Outdoor Education Capturing Attention, Inspiring South Canton Scholars

GRAND RAPIDS, Mich., April 18, 2024 /PRNewswire/ — National Environmental Education Week begins Friday and one National Heritage Academies‘ (NHA) school is embracing the outdoors, making it a priority to learn outside.

South Canton Scholars has emphasized learning with nature instead of about it. The school’s Outdoor Education Program has guided scholars to academic excellence and promoted interest in nature. After two years of implementation, both scholars and educators alike are feeling the impact of taking the classroom outside.

Principal Dana Gurganus said the program has been a great way to get scholars outside and noted numerous positive factors about the South Canton Outdoor Education Program.

“I think that the program is important, and I think with all the technology and things that have happened after COVID, students and kids no longer play outside like they used to,” Gurganus said. “Providing kids with an opportunity to get outside, it’s just good growth and development. It’s also good for your mental health, and post-COVID, it was a great opportunity for kids to have an outlet to get out in nature.”

While the South Canton Outdoor Education Program is an overwhelming success for Gurganus and her leadership team, scholars also bought in to the unique learning experience.

“Our kids love to go outside,” Gurganus said. “It’s always their favorite thing to do. They cannot wait to get outside. It doesn’t matter what the weather is, our kids will go outside.”

Nature has been the best visual aid for learning, rain or shine. Scholars have learned about leaves changing colors, camouflaging, pollination, water systems, and much more with their outdoor classroom providing real-life examples. Other projects have included launching pumpkins and hatching baby ducks.

The program isn’t just a part of the school, it is embedded with lesson plans. One of the goals Gurganus hoped for when implementing outdoor education was for each class to go outside for 15 minutes per day. Scholars and teachers use the school’s back property filled with an active waterway, the Lower River Rouge, and outdoor desks have been installed, as well.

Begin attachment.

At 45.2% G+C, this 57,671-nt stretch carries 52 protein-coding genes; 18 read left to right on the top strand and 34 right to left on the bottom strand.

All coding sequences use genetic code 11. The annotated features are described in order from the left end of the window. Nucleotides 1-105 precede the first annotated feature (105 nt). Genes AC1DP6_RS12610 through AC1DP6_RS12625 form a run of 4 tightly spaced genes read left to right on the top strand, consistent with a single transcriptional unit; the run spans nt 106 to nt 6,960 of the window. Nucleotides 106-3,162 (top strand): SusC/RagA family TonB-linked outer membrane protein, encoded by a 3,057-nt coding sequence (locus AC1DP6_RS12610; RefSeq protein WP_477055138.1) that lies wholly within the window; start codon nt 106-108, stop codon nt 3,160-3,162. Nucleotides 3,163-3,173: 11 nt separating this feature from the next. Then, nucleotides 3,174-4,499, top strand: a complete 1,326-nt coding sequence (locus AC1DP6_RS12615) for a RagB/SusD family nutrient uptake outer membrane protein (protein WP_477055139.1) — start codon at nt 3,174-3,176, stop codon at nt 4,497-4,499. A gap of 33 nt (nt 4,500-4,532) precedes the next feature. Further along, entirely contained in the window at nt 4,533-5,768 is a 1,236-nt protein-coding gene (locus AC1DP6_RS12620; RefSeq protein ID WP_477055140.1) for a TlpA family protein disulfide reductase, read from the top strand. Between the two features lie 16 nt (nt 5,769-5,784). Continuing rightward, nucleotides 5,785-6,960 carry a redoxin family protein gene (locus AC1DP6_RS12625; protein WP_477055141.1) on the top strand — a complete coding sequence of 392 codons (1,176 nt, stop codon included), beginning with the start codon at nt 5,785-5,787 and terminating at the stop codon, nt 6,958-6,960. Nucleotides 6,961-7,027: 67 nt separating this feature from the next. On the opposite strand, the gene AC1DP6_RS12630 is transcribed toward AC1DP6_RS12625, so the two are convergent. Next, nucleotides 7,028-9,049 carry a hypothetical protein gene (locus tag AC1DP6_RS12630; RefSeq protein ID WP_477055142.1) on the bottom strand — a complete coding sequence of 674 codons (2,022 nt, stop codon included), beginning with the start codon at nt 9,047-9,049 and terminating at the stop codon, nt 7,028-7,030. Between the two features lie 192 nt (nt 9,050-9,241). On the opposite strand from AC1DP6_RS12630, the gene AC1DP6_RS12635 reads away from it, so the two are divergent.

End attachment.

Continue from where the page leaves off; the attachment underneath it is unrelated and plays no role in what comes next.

The thirst for environmental learning was so strong that the school began offering a new class this year: environmental engineering. Library Technology Specialist Laura Hurn teaches the extraordinary elective, and she says she has seen students engage with the material at a high level.

“When outdoor education happens, it flips the roles of students and teachers,” Hurn said. “Students are wanting to ask a lot of questions and really drive the conversation. It’s a lot less of me talking and a lot more of them observing, talking, and analyzing to come up with these questions and answers on their own.”

With students in the driver’s seat of their own education, it’s no wonder South Canton has outperformed the local district for eight of the last 10 years.

The new environmental engineering class has inspired scholars to work toward careers in the natural environment industry, and that ambition started with lessons that are as simple as sampling water.

“I explain to them that doing some of the things in these lessons relates to actual jobs,” Hurn said. “To them, they think they’re playing and don’t understand there is engineering behind it. There’s math and science behind it. When they realize they could do this for the rest of their life, they’re super excited.”

National Heritage Academies (NHA) is a network of 101 tuition-free, public charter schools across nine states, serving more than 68,000 students in kindergarten through 12th grade. For more information, visit nhaschools.com.

SOURCE National Heritage Academies

National Heritage Academies (PRNewsfoto/National Heritage Academies)

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